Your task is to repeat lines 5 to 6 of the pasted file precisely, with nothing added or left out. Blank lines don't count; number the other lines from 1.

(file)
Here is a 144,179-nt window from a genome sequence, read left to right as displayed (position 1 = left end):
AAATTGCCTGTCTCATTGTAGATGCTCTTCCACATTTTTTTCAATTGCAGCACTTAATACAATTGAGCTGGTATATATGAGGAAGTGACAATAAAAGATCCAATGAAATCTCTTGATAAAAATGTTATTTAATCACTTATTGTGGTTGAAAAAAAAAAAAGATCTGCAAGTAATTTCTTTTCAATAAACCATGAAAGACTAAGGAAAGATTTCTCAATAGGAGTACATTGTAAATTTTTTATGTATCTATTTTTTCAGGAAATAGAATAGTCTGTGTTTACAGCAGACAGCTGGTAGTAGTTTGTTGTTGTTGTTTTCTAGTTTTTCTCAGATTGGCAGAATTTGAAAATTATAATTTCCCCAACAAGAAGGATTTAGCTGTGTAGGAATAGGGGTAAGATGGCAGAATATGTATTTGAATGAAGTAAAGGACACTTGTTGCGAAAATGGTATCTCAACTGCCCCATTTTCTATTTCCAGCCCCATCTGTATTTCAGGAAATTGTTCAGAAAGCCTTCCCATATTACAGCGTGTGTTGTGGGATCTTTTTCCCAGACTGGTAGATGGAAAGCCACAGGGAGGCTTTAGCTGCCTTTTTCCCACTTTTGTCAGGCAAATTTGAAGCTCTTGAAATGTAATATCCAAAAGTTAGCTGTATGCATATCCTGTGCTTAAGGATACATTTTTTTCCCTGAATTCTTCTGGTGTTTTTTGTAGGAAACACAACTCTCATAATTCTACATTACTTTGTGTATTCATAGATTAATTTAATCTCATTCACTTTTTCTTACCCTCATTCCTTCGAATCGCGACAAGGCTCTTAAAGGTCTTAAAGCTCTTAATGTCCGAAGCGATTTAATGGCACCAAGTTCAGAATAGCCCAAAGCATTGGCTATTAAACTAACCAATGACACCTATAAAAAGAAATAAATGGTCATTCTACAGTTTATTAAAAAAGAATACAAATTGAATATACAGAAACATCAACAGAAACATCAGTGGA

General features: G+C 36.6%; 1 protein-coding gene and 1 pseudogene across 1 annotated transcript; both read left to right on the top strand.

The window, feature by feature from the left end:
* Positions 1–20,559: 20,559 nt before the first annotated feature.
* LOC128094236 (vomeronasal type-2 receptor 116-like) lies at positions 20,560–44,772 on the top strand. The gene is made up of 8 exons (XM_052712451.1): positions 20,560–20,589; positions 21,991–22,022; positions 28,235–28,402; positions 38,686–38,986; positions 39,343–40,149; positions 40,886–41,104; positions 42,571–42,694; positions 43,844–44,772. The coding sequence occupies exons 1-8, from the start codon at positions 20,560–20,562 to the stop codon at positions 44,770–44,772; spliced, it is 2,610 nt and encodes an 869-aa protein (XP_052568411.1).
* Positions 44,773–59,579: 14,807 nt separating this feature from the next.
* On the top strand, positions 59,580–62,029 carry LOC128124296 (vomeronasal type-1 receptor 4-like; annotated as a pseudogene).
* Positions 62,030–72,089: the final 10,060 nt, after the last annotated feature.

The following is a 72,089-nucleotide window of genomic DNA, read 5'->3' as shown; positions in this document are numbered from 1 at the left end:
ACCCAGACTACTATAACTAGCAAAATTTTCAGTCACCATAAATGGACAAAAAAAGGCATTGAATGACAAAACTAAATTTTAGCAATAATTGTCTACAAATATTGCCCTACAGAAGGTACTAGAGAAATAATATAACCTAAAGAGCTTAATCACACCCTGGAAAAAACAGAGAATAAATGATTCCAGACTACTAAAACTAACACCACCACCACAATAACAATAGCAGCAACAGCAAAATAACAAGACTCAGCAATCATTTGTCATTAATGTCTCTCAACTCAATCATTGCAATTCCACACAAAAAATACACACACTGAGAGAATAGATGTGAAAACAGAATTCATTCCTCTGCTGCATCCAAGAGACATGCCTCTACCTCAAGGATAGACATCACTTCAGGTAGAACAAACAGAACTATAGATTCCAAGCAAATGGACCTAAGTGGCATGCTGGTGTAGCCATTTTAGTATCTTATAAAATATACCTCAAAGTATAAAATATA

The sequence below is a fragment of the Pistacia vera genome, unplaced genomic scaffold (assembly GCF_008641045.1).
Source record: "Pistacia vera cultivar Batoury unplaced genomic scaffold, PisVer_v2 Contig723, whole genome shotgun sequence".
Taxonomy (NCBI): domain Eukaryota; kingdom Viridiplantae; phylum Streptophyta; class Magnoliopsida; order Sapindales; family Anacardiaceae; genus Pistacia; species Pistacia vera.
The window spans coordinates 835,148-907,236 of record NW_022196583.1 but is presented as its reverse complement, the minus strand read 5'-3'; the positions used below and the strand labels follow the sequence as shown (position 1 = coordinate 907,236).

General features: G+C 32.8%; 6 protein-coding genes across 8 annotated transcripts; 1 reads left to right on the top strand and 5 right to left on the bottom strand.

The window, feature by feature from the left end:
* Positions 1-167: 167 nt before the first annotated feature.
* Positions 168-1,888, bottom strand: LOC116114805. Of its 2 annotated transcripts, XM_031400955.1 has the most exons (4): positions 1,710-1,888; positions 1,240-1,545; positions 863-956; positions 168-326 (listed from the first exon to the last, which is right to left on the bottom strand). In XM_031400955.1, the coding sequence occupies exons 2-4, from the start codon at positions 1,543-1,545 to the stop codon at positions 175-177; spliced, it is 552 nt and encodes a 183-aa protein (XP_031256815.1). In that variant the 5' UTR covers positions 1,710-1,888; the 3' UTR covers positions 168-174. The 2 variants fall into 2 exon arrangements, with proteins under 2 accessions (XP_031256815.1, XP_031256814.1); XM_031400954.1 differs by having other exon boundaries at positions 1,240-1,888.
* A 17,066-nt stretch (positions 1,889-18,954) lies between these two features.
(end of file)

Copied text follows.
* Positions 1–20,559: 20,559 nt before the first annotated feature.
* LOC128094236 (vomeronasal type-2 receptor 116-like) lies at positions 20,560–44,772 on the top strand. The gene is made up of 8 exons (XM_052712451.1): positions 20,560–20,589; positions 21,991–22,022; positions 28,235–28,402; positions 38,686–38,986; positions 39,343–40,149; positions 40,886–41,104; positions 42,571–42,694; positions 43,844–44,772. The coding sequence occupies exons 1-8, from the start codon at positions 20,560–20,562 to the stop codon at positions 44,770–44,772; spliced, it is 2,610 nt and encodes an 869-aa protein (XP_052568411.1).